I Will Put My Spirit Within You “Therefore say to the house of Israel, Thus says the Lord GOD: It is not for your sake, O house of Israel, that I am about to act, but for the sake of my holy name, which you have profaned among the nations to which you came. And I will vindicate the holiness of my great name, which has been profaned among the nations, and which you have profaned among them. And the nations will know that I am the LORD, declares the Lord GOD, when through you I vindicate my holiness before their eyes. I will take you from the nations and gather you from all the countries and bring you into your own land. I will sprinkle clean water on you, and you shall be clean from all your uncleannesses, and from all your idols I will cleanse you. And I will give you a new heart, and a new spirit I will put within you. And I will remove the heart of stone from your flesh and give you a heart of flesh. And I will put my Spirit within you, and cause you to walk in my statutes and be careful to obey my rules. You shall dwell in the land that I gave to your fathers, and you shall be my people, and I will be your God. And I will deliver you from all your uncleannesses. And I will summon the grain and make it abundant and lay no famine upon you. I will make the fruit of the tree and the increase of the field abundant, that you may never again suffer the disgrace of famine among the nations. Then you will remember your evil ways, and your deeds that were not good, and you will loathe yourselves for your iniquities and your abominations. It is not for your sake that I will act, declares the Lord GOD; let that be known to you. Be ashamed and confounded for your ways, O house of Israel. (Ezekiel 36:22-32 ESV)

So the question still begs, how does the Christian react?  Again, the answer can be found in Ephesians 5.

Walk in Love Therefore be imitators of God, as beloved children. And walk in love, as Christ loved us and gave himself up for us, a fragrant offering and sacrifice to God. But sexual immorality and all impurity or covetousness must not even be named among you, as is proper among saints. Let there be no filthiness nor foolish talk nor crude joking, which are out of place, but instead let there be thanksgiving. For you may be sure of this, that everyone who is sexually immoral or impure, or who is covetous (that is, an idolater), has no inheritance in the kingdom of Christ and God. (Ephesians 5:1-5 ESV)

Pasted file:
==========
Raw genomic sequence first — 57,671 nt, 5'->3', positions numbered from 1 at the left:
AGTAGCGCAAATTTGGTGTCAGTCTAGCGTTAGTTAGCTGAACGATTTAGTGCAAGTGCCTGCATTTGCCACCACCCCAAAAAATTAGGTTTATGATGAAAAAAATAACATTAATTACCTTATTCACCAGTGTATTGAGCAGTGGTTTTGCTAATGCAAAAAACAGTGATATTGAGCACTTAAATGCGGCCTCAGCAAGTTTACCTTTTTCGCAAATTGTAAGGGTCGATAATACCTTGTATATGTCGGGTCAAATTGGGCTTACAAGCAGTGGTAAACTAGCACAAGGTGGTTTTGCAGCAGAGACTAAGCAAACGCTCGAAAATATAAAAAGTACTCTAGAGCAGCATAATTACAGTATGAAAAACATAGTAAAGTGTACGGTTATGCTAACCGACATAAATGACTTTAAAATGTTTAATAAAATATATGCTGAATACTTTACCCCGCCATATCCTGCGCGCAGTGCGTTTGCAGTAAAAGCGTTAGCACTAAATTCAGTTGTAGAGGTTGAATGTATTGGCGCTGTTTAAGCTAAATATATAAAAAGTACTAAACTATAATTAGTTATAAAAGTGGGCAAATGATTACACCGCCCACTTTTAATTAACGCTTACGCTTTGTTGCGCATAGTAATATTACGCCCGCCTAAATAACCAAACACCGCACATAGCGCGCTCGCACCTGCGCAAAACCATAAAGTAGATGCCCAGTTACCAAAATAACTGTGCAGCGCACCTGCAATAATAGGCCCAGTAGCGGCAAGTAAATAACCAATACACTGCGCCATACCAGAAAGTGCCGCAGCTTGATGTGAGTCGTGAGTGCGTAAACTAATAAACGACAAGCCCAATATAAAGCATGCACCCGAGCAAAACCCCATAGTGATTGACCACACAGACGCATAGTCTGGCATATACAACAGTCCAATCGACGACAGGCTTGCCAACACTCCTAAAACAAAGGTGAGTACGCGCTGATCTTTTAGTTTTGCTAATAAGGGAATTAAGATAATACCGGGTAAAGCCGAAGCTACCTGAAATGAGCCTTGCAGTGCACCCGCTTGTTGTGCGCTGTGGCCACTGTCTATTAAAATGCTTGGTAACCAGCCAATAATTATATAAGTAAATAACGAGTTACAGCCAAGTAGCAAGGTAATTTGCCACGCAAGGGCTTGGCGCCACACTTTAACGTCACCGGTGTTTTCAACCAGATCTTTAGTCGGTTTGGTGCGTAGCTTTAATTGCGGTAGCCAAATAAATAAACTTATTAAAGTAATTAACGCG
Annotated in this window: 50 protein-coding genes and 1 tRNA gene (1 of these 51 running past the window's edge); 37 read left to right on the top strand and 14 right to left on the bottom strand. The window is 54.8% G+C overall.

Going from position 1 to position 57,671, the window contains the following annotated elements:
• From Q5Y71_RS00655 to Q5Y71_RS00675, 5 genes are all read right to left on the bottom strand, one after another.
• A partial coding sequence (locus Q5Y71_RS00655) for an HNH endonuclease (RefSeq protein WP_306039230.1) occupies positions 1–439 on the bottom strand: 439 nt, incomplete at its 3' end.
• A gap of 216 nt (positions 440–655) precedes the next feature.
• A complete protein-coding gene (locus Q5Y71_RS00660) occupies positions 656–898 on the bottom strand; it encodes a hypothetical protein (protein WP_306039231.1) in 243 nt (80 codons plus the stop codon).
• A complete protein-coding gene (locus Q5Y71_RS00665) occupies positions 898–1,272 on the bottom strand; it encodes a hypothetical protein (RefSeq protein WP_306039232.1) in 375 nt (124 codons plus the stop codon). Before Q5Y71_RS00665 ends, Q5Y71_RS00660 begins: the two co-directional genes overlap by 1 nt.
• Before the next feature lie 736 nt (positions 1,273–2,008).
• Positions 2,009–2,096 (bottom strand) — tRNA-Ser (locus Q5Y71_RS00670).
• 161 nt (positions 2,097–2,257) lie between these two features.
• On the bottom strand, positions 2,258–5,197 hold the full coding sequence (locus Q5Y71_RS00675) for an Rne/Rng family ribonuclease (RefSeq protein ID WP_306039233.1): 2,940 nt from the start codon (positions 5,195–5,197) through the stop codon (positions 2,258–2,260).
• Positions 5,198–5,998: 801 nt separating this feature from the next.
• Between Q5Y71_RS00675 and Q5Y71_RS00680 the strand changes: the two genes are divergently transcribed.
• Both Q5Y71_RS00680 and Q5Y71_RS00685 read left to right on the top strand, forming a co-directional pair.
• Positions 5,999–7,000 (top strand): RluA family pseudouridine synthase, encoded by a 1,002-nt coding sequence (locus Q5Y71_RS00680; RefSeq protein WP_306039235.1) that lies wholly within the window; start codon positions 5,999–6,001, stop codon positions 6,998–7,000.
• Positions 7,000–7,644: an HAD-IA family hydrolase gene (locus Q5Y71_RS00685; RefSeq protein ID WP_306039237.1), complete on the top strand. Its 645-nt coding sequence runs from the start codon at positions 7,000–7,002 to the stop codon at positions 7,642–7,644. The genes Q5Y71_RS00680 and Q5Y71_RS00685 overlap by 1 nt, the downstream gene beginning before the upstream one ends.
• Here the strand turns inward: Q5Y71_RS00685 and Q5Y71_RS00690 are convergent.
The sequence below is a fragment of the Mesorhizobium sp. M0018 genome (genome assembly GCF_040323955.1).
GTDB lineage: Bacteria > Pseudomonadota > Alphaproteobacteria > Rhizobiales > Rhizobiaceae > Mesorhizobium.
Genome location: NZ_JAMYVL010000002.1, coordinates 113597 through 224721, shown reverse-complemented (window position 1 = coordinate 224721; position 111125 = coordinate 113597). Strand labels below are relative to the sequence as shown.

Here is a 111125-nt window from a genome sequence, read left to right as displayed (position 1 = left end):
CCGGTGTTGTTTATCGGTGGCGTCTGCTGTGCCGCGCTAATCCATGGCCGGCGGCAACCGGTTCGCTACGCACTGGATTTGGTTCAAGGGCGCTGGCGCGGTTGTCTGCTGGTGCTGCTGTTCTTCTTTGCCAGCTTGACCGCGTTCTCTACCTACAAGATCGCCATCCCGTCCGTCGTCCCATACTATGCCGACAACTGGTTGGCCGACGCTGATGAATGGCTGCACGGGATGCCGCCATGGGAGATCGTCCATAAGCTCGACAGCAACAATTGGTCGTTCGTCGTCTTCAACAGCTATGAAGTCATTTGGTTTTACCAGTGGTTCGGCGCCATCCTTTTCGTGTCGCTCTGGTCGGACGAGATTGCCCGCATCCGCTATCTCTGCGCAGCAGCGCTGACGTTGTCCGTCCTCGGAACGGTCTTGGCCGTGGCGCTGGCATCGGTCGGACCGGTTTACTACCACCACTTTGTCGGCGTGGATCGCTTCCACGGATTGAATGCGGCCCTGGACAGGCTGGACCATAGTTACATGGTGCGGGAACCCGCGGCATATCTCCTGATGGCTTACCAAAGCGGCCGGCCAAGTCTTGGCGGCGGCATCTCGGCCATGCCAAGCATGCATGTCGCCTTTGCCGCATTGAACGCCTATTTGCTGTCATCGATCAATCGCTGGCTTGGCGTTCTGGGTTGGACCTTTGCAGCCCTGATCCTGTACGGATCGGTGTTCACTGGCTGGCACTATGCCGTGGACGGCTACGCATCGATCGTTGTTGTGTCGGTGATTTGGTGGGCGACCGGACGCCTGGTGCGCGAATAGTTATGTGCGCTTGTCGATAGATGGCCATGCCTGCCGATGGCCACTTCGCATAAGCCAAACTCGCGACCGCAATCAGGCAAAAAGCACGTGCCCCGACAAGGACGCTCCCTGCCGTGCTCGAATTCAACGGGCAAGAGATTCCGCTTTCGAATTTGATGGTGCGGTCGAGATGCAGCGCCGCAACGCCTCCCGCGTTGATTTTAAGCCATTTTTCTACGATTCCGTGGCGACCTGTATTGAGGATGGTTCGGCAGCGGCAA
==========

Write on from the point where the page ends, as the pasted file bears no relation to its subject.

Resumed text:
We are to walk in love and be imitators of God.  The same God that came down and loved us when we were enemies of Him.  When we hated Him to the point of death on a cross, He loved us.  Our job as the church is not to make some moral outrage and boycott Target, that is the reaction of the world.  That’s the reaction of a pagan nation when something doesn’t go politically the way that they feel is right.  Do we boycott McDonalds because they help in the sin of gluttony?  Do we boycott every business that hires people what are living together but are not married?  Of course not, so the issue isn’t in fact a moral issue.

So what is the real issue?  The real issue is our hearts, Christians.  We only want to love, when it’s convenient and comfortable for us.  Someone who looks very different or has a completely different world view causes tension in our hearts and it’s a tension that we want to avoid.  How can I love this person whom looks and acts counter-cultural to my own beliefs?  And in that statement lies the very insidious sin in our hearts.  We still believe that the faith that was given to us was for us and in reality, the faith that was given to you as a gift from God is the faith causes you to engage a culture that is not like your own with the same love and grace that Christ engaged you with.

Or have we so quickly forgotten  the Gospel that saved us, is saving us and propels us into the world?

 

 I am astonished that you are so quickly deserting him who called you in the grace of Christ and are turning to a different gospel—not that there is another one, but there are some who trouble you and want to distort the gospel of Christ. (Galatians 1:6-7 ESV)

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Good Friday and the Christian

This morning I woke up to the glorious day of the celebration, or remembering the greatest cosmic event in history. If true, changed the course of history forever. If false, than just a terrible story of an incredible injustice. Good Friday is the day in which many (most) honor Christ being crucified on the cross, defeating sin and bringing forth the redemption of the world.